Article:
Now, more than ever, deciding whether to keep, trade or sell the marital residence has become a major financial divorce decision. The days of viewing your home as money in the bank are long since gone. Most homes have lost value. For some families, there still is equity in their home, but many are saddled with mortgages, home equity loans and lines of credit that have tapped all of the equity leaving an asset that has no current financial value after payment of loans.
While your home may be important to you and your family and you may want to remain there to provide stability for your children, an economic decision must be made as part of the resolution of your divorce. Regardless of whether, under the law, you may have a right to stay in your home with your children, you may have to decide whether to buyout your spouse by trading it for other
assets or delaying the decision until your exclusive occupancy ends usually when the youngest child turns 18 and graduates from high school.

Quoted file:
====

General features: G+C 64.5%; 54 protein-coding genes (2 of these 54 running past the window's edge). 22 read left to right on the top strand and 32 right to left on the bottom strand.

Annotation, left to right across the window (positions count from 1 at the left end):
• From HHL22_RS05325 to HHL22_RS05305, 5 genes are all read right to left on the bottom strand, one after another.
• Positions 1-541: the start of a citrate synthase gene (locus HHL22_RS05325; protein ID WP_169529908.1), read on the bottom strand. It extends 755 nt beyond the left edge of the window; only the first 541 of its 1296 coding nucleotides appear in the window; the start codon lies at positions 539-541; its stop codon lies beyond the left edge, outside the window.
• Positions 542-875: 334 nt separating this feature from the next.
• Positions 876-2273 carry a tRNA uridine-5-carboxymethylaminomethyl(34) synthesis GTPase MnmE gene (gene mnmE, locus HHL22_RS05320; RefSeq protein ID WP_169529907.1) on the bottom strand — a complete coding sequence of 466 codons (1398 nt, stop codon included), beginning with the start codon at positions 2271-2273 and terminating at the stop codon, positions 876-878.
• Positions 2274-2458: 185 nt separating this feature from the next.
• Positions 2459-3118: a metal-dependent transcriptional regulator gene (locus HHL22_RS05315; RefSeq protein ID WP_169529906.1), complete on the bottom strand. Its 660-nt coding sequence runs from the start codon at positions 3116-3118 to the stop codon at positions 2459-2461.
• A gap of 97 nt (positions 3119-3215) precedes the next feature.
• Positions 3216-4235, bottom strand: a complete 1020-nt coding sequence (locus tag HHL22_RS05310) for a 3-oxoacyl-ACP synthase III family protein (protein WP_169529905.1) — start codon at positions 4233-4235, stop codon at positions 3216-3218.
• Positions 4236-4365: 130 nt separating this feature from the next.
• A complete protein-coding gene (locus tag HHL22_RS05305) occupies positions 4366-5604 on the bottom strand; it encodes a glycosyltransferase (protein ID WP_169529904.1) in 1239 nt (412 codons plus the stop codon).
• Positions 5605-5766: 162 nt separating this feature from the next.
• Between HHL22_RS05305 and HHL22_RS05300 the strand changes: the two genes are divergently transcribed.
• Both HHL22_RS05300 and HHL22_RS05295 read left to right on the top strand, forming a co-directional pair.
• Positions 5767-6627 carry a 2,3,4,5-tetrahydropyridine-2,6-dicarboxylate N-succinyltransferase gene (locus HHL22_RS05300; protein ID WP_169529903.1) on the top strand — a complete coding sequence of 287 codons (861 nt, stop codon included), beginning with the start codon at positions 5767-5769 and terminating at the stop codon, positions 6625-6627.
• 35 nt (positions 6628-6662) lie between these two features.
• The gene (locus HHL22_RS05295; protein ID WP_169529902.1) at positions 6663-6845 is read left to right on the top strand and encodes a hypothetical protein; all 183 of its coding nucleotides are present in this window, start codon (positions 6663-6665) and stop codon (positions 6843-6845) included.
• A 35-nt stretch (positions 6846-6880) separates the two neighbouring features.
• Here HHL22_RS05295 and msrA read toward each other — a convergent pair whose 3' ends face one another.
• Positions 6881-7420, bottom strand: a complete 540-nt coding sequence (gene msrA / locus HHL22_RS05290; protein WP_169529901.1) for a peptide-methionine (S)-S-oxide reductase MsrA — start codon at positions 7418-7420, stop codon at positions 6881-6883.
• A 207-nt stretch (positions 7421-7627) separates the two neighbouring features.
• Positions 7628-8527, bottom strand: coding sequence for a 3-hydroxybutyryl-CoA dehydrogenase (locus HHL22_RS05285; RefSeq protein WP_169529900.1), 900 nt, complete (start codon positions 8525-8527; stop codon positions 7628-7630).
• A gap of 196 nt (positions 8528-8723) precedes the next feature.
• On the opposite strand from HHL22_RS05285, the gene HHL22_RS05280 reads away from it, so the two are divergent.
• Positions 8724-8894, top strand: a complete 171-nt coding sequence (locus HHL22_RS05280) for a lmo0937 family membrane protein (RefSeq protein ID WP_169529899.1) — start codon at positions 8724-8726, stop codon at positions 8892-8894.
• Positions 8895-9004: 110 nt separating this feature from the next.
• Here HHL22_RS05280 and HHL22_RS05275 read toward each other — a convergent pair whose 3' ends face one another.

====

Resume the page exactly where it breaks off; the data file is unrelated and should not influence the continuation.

If your home is "under water" which means that what you owe on the house exceeds its fair market value, you still should consider what the cost of living there is compared to an alternate residence. Analyzing the true cost to you after tax deductions for the mortgage interest and real estate taxes must be considered as well as the cost of utilities and maintenance. Another consideration is your risk tolerance, can you afford to wait out the still declining home prices with the hope that the market will rebound and value will return to your home. The length of time left on your mortgage is another consideration which determines how fast you will be reducing what is still owed on your mortgage and rebuilding equity.
These important decisions should be made carefully after consideration of many factors. Your divorce attorney, accountant or financial planner can help you make sound financial decisions.